“We’ll also ask the International Bank of Azerbaijan to form and lead a the FBC working group to prepare introduction of Islamic banking in the CIS banks. Today, the CIS banks are lacking liquidity, while the Islamic financial institutions have excess liquidity, and development of Islamic banking can be a tool for tackling liquidity problems,” Kazakov said.

In turn, the head of the IBA Islamic banking group Behnam Gurbanzade has said that the IBA has every opportunity to become a regional center for development of Islamic banking.

“Last week we completed with our consultants an analysis of tax and banking legislation and defined six Islamic instruments, introduction of which does not require legislative changes. If our initiative is backed by the Central Bank, we’ll continue initiating adoption of laws for development of Islamic banking,” he said.

The IBA established its working group in 2009.


Tanzania : First Islamic Bank takes off

AN Islamic bank, Amana Bank Limited, that would be observing Sharia regulations, was on Thursday launched in Dar es Salaam.

The Islamic banking system does not charge or accrue interests.

Addressing journalists on Thursday in Dar es Salaam, the Board of Directors Chairman, Mr Haroon Pirmohamed, said the Bank is a result of a need for an alternative to conventional banking system that provides ethical and fair modes of banking for all.

He said the bank will offer products and services that meet the needs of not just the Muslim community but all citizens and corporate bodies in the country.

“Amana Bank is well aware of its responsibility and being the pioneer of dynamic Islamic banking system, we intend to have a stable and a dynamic bank that employs modern technologies,” he explained.

Shareholders of the Amana Bank include prominent Tanzanian business people who adhere to Sharia principles.

“The bank would not hoard interests as other banks do, we would split our surplus to our customers as stipulated in the Sharia,” he said adding that non Muslim customers are welcome to join the bank.

Director Pirmohamed added that customers would be informed about their transactions and contracts.

The Bank’s Managing Director, Mr Idris Rashidi, said the financial institution will provide services to customers by abiding to the country’s laws without any discrimination.

Among services that will be provided by the bank include personal saving accounts, term deposits, current accounts and Ihsan account (for houses of worship).

The Amana Bank Limited is located at Tandamti Street in Kariakoo, another branch will be opened soon along Nyerere road.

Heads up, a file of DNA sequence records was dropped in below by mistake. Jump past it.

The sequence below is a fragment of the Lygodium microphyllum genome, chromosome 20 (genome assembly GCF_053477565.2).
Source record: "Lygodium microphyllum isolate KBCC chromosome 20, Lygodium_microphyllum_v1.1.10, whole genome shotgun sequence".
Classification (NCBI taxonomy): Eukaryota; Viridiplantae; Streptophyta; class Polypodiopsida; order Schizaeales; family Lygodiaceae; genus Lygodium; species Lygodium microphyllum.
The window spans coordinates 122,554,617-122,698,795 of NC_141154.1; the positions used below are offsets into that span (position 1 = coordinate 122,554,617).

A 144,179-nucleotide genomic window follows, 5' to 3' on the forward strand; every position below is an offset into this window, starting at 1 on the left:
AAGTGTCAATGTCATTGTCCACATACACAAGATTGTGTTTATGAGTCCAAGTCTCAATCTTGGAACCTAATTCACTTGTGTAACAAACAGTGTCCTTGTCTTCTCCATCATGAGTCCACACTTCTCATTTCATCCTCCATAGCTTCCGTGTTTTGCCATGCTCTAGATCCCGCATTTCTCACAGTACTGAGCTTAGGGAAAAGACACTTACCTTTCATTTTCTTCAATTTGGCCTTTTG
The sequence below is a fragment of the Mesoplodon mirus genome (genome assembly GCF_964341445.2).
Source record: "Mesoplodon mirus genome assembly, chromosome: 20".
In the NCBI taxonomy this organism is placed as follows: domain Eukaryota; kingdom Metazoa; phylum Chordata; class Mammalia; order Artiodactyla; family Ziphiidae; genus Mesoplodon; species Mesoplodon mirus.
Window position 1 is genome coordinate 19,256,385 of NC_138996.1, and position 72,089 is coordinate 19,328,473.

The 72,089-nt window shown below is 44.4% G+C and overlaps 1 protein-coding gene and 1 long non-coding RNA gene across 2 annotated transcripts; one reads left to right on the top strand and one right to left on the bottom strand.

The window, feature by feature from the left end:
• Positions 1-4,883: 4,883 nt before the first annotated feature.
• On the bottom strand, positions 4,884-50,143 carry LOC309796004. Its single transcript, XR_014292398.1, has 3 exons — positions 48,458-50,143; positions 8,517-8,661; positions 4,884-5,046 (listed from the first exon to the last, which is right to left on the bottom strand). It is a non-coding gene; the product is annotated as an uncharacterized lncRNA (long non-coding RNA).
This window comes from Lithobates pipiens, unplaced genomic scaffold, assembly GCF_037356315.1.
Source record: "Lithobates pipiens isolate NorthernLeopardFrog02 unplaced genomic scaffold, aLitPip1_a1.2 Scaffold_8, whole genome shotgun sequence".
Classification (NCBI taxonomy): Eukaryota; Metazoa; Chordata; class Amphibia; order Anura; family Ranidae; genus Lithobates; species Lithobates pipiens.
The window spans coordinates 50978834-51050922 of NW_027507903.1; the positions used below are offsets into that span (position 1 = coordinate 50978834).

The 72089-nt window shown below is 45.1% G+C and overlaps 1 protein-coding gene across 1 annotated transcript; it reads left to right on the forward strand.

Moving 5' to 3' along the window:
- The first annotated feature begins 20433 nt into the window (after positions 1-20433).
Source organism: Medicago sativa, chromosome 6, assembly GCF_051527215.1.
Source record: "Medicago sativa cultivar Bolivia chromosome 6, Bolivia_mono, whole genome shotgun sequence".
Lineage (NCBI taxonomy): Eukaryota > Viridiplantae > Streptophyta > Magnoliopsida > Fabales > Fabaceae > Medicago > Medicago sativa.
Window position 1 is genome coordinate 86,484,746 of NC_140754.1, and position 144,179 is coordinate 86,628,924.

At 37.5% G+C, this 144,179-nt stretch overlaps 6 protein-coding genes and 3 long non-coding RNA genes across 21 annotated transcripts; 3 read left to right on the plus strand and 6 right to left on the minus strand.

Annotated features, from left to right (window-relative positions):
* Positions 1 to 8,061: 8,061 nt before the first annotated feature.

Amana Bank Limited is the first fully Sharia compliant bank in Tanzania. Its beginning can be traced back to October 2009 when a group of prominent Tanzanian business personalities met and set in motion the establishment of an Islamic bank.

source : Daily news. tz

Islamic Finance Student Group Questions Fundamentals of Current Financial System

— By Brevy Cannon and Mary Summers Whittle

Islamic law prohibits the charging of interest by lenders, requiring banks to directly invest in actual assets or services. This leads to the sharing of both risk and reward, profit and loss between the borrower and lender, which would have prevented the recent global financial meltdown.

That’s one major idea prompting a new interest in Islamic finance, including among University of Virginia students who this semester created the U.Va. Islamic Finance Association.

“Everyone is suddenly becoming more aware that we should question our current financial system, and there should be other ways to better serve people,” explained Alejandro Alcala, a second-year anthropology major in the College of Arts & Sciences and a leader of the association.

Islamic finance provides an alternative view of what a financial system can and should be, which encourages students to question whether the conventional Western financial system is providing certain social goods and how the system could be improved, explained the group’s founder and president, Haroon Masood, who lived most of life in Saudi Arabia and whose father spent 20 years working for Citibank in the Middle East.

“There are very few places where students get to question fundamental assumptions and come up with new ideas and solutions,” said Masood, a second-year student who hopes to attend U.Va.’s McIntire School of Commerce.

A handful of universities, including Harvard and the University of Pennsylvania, offer courses on Islamic finance, “but none of them have student organizations that aim to place students at the forefront of this field,” Masood said. “We want our organization to become the hub for learning and innovation in Islamic finance in North America.”